There’s a Sheriff’s Deputy at the front desk.
You’re at work and your receptionist informs you that there’s a Sheriff’s Deputy here to see you. He tells you that “you’ve been served” and hands you a Temporary Ex Parte Protective Order.
Your heart sinks as you see your spouse or significant others’ name and realize that this has to do with the argument that you two recently had.
What does this mean? Can you call him/her? Can you go home? What are the consequences if you send a text message just to say that you’re sorry? What does this mean for your kids? What does this mean for your gun rights? Is this like TV?
Yeah, this is kind of like TV.
If you’ll recall from our Temporary Restraining Order blog/video, a Protective Order is usually what they call a Restraining Order on TV or in other states besides Texas.
You know what I’m talking about. Someone’s Ex is outside so they call 911 and tell the operator that their Ex is violating the restraining order. In the next scene, the police come flying in with their lights and sirens, which leads to the Ex being taken away in handcuffs.
Well, THAT is the type of thing that can happen in real life when someone violates a protective order, so it is quite important for you to pay attention to the exact wording of the order you were just served with.
What is a Temporary Ex Parte Protective Order?
First you need to understand a little latin. “Ex Parte” simply means that the order was issued without notice or evidence from the opposing party. So, if you’ve been served a Temporary Ex Parte Protective Order, then this means the other side provided the Court with evidence (likely an affidavit) that there was clear and present danger of family violence.
If the other side provided the Court with evidence that there is a clear and present danger of family violence, then that permits the Court to enter other Orders without any further notice to you.
You MUST read the exact language of the order because it would be impossible for us to list all of the possible prohibitions that the Court could enter. However, we can go over some of the most common provisions that are included.
What CAN’T you do?
For good cause shown, a protective order can prohibit you from communicating directly with anyone listed as a “protected person” in the order, except through attorneys. If the Court prohibits direct contact, then NO you cannot send the protected person a text message saying that you’re sorry, and NO you cannot call them to ask them to drop the case. (this happens more often than you’d think)
It also typically prohibits you from going within a certain distance of the protected person, as well as their place of business, school, or residence.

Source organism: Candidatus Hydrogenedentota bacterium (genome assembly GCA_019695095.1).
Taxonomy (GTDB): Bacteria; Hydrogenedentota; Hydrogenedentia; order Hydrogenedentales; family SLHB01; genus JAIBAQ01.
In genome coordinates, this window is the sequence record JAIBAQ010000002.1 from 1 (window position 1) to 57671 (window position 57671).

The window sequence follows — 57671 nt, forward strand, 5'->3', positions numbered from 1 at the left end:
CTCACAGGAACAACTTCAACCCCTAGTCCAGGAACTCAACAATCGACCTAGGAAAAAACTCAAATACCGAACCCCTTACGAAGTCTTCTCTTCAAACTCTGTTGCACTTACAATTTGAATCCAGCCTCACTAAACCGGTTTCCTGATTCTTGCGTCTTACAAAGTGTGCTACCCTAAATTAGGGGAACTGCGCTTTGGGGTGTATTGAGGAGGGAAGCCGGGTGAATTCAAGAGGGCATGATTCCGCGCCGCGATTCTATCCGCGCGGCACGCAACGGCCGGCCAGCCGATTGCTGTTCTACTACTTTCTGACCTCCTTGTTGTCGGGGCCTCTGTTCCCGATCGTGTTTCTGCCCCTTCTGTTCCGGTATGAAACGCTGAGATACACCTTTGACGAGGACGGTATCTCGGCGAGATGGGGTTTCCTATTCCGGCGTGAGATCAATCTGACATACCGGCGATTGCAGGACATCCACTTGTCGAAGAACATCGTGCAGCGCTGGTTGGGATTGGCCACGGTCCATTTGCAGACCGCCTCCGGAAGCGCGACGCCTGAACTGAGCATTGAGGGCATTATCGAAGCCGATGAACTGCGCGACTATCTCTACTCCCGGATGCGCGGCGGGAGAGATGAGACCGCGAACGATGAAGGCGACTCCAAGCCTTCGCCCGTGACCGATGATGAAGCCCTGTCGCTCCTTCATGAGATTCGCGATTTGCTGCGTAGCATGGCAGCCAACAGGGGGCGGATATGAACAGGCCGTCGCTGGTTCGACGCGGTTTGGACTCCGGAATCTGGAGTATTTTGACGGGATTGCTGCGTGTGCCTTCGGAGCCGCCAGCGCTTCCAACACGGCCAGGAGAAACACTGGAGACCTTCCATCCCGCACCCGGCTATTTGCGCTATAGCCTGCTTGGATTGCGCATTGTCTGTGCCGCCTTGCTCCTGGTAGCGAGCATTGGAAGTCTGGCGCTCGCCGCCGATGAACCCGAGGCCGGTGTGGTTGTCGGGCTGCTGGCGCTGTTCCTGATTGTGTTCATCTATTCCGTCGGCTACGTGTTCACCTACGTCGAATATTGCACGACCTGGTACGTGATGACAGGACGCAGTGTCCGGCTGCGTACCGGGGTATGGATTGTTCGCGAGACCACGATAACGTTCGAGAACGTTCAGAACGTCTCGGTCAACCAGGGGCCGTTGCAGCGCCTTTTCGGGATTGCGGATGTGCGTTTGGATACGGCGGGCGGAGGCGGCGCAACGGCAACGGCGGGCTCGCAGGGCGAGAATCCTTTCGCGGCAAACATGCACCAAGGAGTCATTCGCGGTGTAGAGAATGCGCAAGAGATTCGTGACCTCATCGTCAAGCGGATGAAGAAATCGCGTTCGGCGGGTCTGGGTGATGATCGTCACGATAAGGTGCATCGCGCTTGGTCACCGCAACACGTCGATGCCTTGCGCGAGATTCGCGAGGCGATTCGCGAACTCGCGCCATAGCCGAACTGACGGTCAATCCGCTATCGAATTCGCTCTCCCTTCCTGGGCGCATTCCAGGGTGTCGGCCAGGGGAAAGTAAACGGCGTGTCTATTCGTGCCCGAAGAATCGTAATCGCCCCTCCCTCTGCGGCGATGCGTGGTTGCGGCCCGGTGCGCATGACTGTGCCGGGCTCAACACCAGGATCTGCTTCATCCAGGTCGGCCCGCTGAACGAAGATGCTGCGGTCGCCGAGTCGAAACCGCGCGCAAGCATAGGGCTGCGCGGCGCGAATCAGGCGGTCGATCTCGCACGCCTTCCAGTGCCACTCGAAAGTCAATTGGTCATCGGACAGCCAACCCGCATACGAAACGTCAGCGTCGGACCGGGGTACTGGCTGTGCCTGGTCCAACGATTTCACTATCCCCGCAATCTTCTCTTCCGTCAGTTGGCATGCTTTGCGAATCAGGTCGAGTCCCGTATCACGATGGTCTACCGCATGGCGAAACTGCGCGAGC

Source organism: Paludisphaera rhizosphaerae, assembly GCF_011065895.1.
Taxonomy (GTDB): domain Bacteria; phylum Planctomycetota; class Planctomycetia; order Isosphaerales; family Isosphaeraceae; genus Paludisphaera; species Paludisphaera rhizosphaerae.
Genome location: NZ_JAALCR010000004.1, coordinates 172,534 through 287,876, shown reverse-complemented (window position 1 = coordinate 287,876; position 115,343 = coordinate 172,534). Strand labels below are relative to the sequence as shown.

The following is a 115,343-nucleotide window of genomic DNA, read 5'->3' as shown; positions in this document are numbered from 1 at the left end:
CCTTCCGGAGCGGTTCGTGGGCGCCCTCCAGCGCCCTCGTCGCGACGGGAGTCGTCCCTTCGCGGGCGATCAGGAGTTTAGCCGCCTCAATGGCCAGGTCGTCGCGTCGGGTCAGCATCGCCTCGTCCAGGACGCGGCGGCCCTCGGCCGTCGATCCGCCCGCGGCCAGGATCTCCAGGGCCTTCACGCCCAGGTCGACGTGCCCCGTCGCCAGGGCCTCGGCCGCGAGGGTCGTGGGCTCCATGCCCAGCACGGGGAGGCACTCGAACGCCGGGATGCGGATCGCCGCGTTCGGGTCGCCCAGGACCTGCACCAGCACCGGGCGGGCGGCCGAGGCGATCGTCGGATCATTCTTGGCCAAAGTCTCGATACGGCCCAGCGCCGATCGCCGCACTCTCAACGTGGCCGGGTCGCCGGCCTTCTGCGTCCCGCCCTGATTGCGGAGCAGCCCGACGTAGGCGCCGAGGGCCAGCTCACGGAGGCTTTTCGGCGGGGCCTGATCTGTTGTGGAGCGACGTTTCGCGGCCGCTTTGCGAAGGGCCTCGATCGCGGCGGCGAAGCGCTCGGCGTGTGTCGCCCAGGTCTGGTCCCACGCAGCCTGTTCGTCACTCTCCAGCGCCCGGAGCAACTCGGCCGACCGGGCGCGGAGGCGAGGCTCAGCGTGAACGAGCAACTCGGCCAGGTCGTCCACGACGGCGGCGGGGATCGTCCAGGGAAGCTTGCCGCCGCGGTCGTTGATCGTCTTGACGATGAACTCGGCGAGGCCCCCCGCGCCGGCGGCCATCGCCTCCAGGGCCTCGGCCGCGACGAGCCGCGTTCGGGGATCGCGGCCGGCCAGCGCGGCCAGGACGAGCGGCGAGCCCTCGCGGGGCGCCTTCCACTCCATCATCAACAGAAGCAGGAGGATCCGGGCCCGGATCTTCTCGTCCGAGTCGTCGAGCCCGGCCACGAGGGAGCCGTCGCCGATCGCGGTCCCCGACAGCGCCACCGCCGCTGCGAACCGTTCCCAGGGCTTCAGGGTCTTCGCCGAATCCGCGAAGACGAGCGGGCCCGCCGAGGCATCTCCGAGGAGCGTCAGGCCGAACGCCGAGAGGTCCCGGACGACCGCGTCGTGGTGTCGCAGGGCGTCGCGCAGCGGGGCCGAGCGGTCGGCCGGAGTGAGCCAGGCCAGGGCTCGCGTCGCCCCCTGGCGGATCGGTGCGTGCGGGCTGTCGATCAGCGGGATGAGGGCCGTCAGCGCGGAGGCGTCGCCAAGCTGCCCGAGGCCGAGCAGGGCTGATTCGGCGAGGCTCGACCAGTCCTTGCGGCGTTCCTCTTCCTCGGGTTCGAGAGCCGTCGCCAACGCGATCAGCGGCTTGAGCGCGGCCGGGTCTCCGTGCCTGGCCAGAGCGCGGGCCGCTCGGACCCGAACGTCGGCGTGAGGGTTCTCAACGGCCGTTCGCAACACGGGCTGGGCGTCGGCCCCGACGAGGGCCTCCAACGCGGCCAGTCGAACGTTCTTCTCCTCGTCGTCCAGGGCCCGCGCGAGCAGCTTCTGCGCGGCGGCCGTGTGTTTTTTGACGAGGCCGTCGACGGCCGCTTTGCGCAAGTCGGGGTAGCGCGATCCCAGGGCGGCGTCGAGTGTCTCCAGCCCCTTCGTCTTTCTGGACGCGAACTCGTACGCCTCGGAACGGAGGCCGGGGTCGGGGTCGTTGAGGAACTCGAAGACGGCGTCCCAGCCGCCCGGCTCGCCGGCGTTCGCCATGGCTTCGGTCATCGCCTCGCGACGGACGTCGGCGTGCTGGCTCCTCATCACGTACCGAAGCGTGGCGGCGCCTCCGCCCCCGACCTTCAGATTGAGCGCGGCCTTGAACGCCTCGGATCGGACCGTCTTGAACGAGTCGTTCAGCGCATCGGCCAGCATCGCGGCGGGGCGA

Usually, it will also prohibit following the protected person, and prohibits specifically directing conduct toward a protected person (or a member of their family or household) that is meant to harass, annoy, alarm, abuse, torment, or embarrass them.
Can you go home?
If you’re currently living with someone listed as a “protected person,” then they most likely filed a “Motion to Exclude from Residence,” to request the Court to exclude you from the residence.
When they filed the Motion to Exclude (likely within the request for a protective order), they must have included an affidavit that provided a detailed description of the facts and circumstances requiring your exclusion from the residence. Additionally, they would have had to appear before the Judge for an ex parte hearing to justify the need for the order to vacate the residence.
So, if you’re reading the Temporary Ex Parte Protective Order that you were just served with, and it includes a provision that you are excluded from your residence, then do NOT go home. Call your family law attorney for guidance before you do anything. In the meantime, grab a hotel, stay with other family, or crash with a friend.
What about your gun rights?
If you in possession of a firearm, then you should immediately relocate it to get it out of your possession while the Temporary Ex Parte Protective Order is in effect. The protective order specifically prohibits you from being in possession of a firearm unless you’re a peace officer and actively engaged in employment as an officer.
Additionally, if you have a license to carry a handgun, then the protective order immediately suspends that license.
How long does this order last?
Every Temporary Ex Parte Protective Order is required to provide an expiration date. The expiration date can’t be longer than 20 days from the date of issuance.
There is a catch though. The applicant, or the Court on its own, can extend the order for an additional 20-day period. Unfortunately, there is no limit on how many times it can be extended.
It typically expires at the time of the hearing so you can have an opportunity to defend yourself and prevent the temporary order from becoming a final order.
What are the consequences of violating the order?
Short answer is: they are BAD! Violation of a protective order, even a temporary ex parte protective order, can be punished by up to one year in jail, as well as a $4,000.00 fine.
Additionally, violation of a protective order can be used to obtain an additional protective order and/or extension of a protective order.
A protective order is serious, and you should take it seriously. If you were just served with an Ex Parte Protective Order, you should immediately contact a Family Law Attorney to defend you. If you ignore it, it will not go away and your life will certainly be affected.
–Authored by Matthew L. Harris, Esq.,
Matthew Harris Law, PLLC – Family Law Division
1101 Broadway, Lubbock, Texas, 79401
Tel: (806) 702-4852 | Fax: (800) 985-9479